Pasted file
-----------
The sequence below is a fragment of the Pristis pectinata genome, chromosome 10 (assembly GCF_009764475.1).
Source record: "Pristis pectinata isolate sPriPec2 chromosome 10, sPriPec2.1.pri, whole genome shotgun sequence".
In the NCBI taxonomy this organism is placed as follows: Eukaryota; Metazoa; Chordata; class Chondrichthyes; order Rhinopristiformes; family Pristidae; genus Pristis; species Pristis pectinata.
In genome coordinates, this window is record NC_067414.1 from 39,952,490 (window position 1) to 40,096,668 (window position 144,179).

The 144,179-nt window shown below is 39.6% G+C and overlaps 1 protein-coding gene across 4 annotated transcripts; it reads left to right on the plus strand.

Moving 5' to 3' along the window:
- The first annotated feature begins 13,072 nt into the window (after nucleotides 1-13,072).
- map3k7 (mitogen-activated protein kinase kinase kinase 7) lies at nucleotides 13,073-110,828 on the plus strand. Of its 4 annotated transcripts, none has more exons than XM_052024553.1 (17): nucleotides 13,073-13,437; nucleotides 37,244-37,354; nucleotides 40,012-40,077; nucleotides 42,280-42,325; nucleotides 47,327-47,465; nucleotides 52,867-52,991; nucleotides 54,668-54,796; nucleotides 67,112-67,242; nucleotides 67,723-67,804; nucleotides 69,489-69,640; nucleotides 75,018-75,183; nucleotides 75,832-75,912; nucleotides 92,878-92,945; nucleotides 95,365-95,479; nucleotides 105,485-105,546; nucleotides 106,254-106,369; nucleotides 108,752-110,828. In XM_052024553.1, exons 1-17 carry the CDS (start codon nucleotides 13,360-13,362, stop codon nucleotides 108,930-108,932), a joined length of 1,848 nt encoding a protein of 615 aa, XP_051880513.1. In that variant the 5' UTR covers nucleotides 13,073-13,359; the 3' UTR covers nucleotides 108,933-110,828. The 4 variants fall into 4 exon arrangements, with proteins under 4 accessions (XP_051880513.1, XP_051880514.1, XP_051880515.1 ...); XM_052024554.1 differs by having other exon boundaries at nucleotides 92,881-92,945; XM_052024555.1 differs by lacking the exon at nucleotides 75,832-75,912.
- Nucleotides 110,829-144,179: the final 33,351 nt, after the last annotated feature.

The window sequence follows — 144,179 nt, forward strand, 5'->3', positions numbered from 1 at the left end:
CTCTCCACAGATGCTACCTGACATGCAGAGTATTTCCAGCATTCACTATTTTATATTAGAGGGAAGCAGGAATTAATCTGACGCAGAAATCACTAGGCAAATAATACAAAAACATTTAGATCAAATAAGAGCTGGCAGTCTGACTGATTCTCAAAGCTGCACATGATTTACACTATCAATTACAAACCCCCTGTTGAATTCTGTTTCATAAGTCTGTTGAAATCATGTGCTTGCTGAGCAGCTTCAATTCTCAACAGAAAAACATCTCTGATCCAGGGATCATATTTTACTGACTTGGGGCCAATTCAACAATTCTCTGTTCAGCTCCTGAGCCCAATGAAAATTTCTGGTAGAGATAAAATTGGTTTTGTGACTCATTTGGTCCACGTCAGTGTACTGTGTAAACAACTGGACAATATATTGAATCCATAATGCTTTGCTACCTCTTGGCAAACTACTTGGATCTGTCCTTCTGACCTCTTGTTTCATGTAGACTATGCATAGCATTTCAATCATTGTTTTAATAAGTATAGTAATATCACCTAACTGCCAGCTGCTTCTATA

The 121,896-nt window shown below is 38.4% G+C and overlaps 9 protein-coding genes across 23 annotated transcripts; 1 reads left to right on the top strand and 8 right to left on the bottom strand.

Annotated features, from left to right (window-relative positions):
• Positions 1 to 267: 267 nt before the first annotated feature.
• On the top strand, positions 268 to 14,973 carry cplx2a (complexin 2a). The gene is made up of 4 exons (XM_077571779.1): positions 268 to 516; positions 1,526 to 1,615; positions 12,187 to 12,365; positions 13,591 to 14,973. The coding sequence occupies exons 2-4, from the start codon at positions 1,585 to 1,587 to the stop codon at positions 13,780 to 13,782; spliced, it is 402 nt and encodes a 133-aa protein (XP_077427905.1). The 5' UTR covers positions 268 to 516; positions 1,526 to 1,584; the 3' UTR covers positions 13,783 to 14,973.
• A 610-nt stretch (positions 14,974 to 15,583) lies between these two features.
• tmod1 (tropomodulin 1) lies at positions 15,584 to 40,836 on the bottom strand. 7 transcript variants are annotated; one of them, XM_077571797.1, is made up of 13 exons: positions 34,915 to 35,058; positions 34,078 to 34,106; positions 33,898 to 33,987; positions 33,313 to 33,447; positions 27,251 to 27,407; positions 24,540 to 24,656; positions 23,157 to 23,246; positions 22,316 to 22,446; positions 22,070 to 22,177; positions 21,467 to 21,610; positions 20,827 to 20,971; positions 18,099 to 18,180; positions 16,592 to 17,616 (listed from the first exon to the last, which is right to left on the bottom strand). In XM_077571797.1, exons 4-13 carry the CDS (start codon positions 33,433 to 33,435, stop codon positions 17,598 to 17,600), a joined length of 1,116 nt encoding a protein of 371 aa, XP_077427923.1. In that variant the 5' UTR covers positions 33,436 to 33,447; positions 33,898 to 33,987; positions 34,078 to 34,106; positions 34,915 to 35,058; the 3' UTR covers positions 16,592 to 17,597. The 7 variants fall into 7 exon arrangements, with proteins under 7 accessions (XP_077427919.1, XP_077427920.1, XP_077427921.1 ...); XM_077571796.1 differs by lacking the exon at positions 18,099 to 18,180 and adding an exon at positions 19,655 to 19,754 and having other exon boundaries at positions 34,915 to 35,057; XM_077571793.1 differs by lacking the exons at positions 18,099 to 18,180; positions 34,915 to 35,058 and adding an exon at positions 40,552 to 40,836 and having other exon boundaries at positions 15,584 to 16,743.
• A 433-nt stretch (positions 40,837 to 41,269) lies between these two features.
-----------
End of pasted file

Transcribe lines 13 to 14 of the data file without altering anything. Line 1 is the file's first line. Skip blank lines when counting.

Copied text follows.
Annotated features, from left to right (window-relative positions):
• Positions 1 to 267: 267 nt before the first annotated feature.